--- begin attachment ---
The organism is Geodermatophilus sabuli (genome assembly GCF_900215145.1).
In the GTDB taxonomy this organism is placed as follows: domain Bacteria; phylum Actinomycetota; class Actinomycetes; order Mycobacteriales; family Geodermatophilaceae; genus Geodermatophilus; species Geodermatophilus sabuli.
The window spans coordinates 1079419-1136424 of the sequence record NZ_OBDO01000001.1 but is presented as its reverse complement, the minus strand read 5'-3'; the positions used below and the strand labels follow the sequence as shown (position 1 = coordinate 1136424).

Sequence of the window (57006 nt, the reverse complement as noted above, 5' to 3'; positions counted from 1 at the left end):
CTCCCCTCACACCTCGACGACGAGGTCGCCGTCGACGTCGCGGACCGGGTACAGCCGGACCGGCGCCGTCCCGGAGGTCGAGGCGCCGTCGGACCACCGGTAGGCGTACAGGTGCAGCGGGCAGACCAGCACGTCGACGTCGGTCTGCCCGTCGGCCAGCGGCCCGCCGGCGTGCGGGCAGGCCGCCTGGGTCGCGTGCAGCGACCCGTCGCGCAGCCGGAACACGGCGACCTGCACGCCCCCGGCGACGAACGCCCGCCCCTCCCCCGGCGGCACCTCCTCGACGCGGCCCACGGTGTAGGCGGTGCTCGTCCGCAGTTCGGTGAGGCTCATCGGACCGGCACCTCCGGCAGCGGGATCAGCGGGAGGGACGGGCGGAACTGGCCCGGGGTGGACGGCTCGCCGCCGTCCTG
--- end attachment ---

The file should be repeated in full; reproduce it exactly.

The organism is Geodermatophilus sabuli (genome assembly GCF_900215145.1).
In the GTDB taxonomy this organism is placed as follows: domain Bacteria; phylum Actinomycetota; class Actinomycetes; order Mycobacteriales; family Geodermatophilaceae; genus Geodermatophilus; species Geodermatophilus sabuli.
The window spans coordinates 1079419-1136424 of the sequence record NZ_OBDO01000001.1 but is presented as its reverse complement, the minus strand read 5'-3'; the positions used below and the strand labels follow the sequence as shown (position 1 = coordinate 1136424).

Sequence of the window (57006 nt, the reverse complement as noted above, 5' to 3'; positions counted from 1 at the left end):
CTCCCCTCACACCTCGACGACGAGGTCGCCGTCGACGTCGCGGACCGGGTACAGCCGGACCGGCGCCGTCCCGGAGGTCGAGGCGCCGTCGGACCACCGGTAGGCGTACAGGTGCAGCGGGCAGACCAGCACGTCGACGTCGGTCTGCCCGTCGGCCAGCGGCCCGCCGGCGTGCGGGCAGGCCGCCTGGGTCGCGTGCAGCGACCCGTCGCGCAGCCGGAACACGGCGACCTGCACGCCCCCGGCGACGAACGCCCGCCCCTCCCCCGGCGGCACCTCCTCGACGCGGCCCACGGTGTAGGCGGTGCTCGTCCGCAGTTCGGTGAGGCTCATCGGACCGGCACCTCCGGCAGCGGGATCAGCGGGAGGGACGGGCGGAACTGGCCCGGGGTGGACGGCTCGCCGCCGTCCTG